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Do you know the history of Memorial Day?

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OKLAHOMA CITY – Most people think of Memorial Day as the unoffical kickoff to summer.  We invite family and friends over, wear our patriotic colors and cookout. But we need to also remember the soldiers who died while serving the United States of America.

Civil War historians Joan Waugh and Gary W. Gallagher remind us that “following President Abraham Lincoln's assassination in April 1865, there were a variety of events of commemoration. The sheer number of soldiers of both sides who died in the Civil War, more than 600,000, meant that burial and memorialization took on new cultural significance. Under the leadership of women during the war, an increasingly formal practice of decorating graves had taken shape.”

One of the first large scale observance was held in May 1, 1865 in Charleston, South Carolina.  Teachers, missionaries and freedman organized the ceremony to honor the 257 Union soldiers who had been buried in unmarked graves after being prisoners of war at Hampton Park Race Course.  There were about 10,000 people in attendance.  This even became known as the First Decoration Day.

Memorial Day was originally called Decoration Day in the North after the Civil War in 1869.  It was established by the Grand Army of the Republic to set aside time to decorate soldier’s graves with flowers. Since this was originally a Union holiday and there were competing Confederate holidays and traditions the holidays were merged into the current Memorial Day to honor all Americans who dies in military service.

In the South, Confederate Memorial Day was established in large part by the Ladies Memorial Association.  The observances took place during April 25th to June 15th throughout the Southern states. Out of this custom grew the United Daughters of the Confederacy and many other associations to permanently care for Confederate cemeteries and to organize commemorative events.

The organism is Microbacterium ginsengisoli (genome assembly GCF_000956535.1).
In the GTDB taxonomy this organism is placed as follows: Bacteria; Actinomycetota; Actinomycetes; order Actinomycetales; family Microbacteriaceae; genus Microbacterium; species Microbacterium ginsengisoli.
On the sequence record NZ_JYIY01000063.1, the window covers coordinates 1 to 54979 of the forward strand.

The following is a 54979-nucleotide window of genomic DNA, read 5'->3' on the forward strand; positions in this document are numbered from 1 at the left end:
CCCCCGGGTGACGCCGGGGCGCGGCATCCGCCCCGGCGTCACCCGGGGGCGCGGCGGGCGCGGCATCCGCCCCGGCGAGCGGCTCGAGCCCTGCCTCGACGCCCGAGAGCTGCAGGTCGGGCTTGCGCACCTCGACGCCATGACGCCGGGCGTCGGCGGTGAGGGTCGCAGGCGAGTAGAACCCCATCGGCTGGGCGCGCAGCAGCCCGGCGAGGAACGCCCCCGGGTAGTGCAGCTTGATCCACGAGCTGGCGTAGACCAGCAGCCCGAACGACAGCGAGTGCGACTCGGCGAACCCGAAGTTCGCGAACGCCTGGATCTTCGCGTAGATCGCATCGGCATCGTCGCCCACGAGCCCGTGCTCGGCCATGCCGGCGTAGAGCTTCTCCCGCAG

Memorial Day was made a federal holiday in 1968 as part of the Uniform Monday Holiday Act.  The act moved Memorial Day to the last Monday in May to create a three-day weekend. 

In 2002, the Veterans of Foreign Wars said, “Changing the date merely to create three-day weekends has undermined the very meaning of the day.  No doubt, this has contributed a lot to the general public’s nonchalant observance of Memorial Day.”

Common practices today include decorating soldier’s graves, flying American flags and other patriotic décor.  Many Americans sport patriotic clothing and attend Memorial Day events. Poppies have also been a symbol of Memorial Day since 1915 when Lieutenant Colonel John McCrae wrote the poem “In Flanders Fields” following the Second Battle of Ypres.

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Marie Mentesana

Marie Mentesana is a second-generation American of Sicilian descent who started out as a...

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Red Dirt Report was launched July 4, 2007 as an independent news website covering all manner of news, culture, entertainment and lifestyle stories that affect and interest Oklahoma readers and readers outside of our state. Our mission is to educate, promote civic engagement and discourse on public policy, government and politics. Our experienced journalists provided balanced in-depth coverage of news stories that affect Oklahomans. Our opinion/editorial stories come from a wide range of political view points. We carry out our mission by reporting, writing, and posting news and information. read more

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